As Seplat Energy’s acquisition of Mobil Producing Nigeria Unlimited ran into a hitch last week, there are concerns that unless the issues are amicably and urgently resolved, Nigeria may be killing indigenous initiatives and sending wrong signals to the international community seeking to invest in the nation’s oil industry, reports Festus Akanbi
For obvious reasons, different interpretations, speculations and allegations have continued to trail the botched Seplat Energy’s acquisition of Mobil Producing Nigeria Unlimited from Exxon Mobil Corporation.
It was a back-and-forth scenario as an earlier statement from the Presidency on Monday had conveyed President Muhammadu Buhari’s approval of the acquisition.
However, the statement had barely trended in the media for a few hours before the Nigerian Upstream Petroleum Regulatory Commission (NUPRC) invalidated the deal, insisting the matter was a regulatory one and that nothing had changed after it had earlier notified ExxonMobil that the transaction had been declined.
However, 48 hours later, the president, who is also the Minister of Petroleum Resources withdrew his consent to the controversial deal as he blamed the lack of coordination among the concerned agencies for the confusion, explaining that he had weighed the likely ramifications of the earlier decision.
Oil industry experts said had the N1.283 billion sales and purchase deal sailed through, the Presidency, which had cited the need to attract foreign investment into the oil sector as one of the reasons for its action, would have overridden the long-drawn attempt by the Nigerian National Petroleum Company Limited (NNPCL) to block the deal.
They added that if it succeeded, the transaction would have seen the acquisition of the entire offshore shallow water business of ExxonMobil in Nigeria and was expected to deliver a 186 per cent increase in production from 51,000 bpd to 146,000 bpd or a 170 per cent increase in 2P liquids reserves, from 241 MMbbl to 650 MMbbl.
In addition, it was expected to deliver a 14 per cent increase in 2P gas reserves from 1,501 Bscf to 1,712 Bscf, plus a significant undeveloped gas potential of 2,910 Bscf (JV: 7,275 Bscf)
Among others, it would also increase by 89 per cent, the total 2P reserves from 499 MMboe to 945 MMboe, including offshore fields with dedicated, MPNU-operated export routes offering enhanced security and reliability.
A statement by the Chief Executive of the NUPRC, Mr. Gbenga Komolafe, which affirmed that the status quo remains concerning the ExxonMobil/Seplat Energy share acquisition, clarified that the commission in line with the provisions of the Petroleum Industry Act 2021 is the sole regulator in dealing with such matters in the Nigerian upstream sector.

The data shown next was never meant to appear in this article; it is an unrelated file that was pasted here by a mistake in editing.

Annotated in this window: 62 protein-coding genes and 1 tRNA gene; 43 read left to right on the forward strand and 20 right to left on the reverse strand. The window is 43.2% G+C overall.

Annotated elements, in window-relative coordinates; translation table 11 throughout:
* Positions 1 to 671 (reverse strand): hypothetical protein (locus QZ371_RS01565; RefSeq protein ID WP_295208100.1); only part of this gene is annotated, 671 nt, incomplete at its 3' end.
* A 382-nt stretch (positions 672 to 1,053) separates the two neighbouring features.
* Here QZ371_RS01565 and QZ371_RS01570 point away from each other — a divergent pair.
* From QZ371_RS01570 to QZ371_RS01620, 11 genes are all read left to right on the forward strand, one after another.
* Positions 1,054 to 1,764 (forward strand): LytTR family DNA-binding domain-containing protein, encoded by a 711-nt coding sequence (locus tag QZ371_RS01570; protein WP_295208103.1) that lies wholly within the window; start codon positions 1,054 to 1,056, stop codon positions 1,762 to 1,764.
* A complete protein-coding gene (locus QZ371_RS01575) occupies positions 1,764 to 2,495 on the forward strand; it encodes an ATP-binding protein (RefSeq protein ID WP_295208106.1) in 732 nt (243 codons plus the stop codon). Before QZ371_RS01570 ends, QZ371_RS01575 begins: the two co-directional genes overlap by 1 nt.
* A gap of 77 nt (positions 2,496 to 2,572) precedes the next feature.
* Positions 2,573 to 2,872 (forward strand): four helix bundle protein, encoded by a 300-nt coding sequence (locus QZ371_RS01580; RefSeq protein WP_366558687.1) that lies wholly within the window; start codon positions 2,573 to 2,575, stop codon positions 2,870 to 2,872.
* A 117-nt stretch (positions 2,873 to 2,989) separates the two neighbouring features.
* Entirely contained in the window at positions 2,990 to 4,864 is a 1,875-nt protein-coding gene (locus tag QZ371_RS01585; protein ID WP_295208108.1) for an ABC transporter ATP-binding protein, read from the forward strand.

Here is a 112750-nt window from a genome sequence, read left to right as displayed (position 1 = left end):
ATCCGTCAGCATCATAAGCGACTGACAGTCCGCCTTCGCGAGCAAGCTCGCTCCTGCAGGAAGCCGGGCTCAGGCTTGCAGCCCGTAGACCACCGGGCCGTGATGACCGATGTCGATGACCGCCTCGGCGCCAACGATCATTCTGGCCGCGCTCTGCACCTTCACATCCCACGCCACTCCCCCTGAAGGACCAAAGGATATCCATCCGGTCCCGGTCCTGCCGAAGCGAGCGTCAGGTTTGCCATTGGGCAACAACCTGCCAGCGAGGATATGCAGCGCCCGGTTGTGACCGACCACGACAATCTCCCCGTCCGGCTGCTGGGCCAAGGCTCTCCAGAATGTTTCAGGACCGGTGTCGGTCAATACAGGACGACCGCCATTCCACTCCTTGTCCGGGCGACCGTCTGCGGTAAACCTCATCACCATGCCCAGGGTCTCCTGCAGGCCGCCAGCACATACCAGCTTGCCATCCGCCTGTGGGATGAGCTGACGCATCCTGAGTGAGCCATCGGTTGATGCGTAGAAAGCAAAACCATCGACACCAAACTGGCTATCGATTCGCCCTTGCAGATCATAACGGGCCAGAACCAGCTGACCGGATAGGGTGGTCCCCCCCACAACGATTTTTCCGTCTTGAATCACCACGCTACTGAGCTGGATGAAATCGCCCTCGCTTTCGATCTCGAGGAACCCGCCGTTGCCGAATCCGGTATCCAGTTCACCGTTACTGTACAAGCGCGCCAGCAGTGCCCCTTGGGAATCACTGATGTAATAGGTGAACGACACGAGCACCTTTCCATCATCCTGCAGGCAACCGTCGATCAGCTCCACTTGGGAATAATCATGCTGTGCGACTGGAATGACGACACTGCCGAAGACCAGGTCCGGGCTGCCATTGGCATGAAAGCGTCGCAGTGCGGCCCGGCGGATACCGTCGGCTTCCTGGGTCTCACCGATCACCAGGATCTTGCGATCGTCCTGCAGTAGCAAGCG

The clarification by the NUPRC Chief Executive followed an earlier statement that President Buhari had approved the acquisition which effectively nullified the long-drawn attempt by the NNPC Limited to block the $1.283 billion sale and purchase transaction between SeplatEnergies and Mobil Producing Nigeria Unlimited (MPNU).
Analysts said the law as it stands today gives the regulator powers over such transactions. The old Petroleum Act gave powers of consent and approvals to the Minister of Petroleum. However, the new law, which is the PIA vests such powers in the regulatory commission. And Buhari is standing with the law.
Upholding the Law
Experts are also of the view that the NUPRC is merely upholding the law and anything short of it would have amounted to business as usual. Consequently, the NUPRC has directed that the status quo should be maintained in respect of ExxonMobil/Seplat Energy’s share acquisition.
“As it were, the issue at stake is purely a regulatory matter and the commission had earlier communicated the decline of ministerial assent to ExxonMobil in this regard.
“As such the commission further affirms that the status quo remains.
“The commission is committed to ensuring a predictable and conducive regulatory environment at all times in the Nigerian upstream sector,” he said.
In February 2022, Seplat Energy Plc announced an agreement to acquire the entire share capital of Mobil Producing Nigeria Unlimited from Exxon Mobil Corporation, Delaware for $1.28 billion. The transaction entails the acquisition of ExxonMobil Nigeria’s entire offshore shallow water business.
Industry affairs commentators described ExxonMobil Nigeria’s shallow water business as an established, high-quality operation with a highly skilled local operating team and a track record of safe operations.
However, it could be recalled that a pre-emptive right over the assets had been secured by the NNPC Limited, which in July won a court decision temporarily blocking Exxon Mobil Corporation from selling assets in Nigeria to Seplat Energy Plc.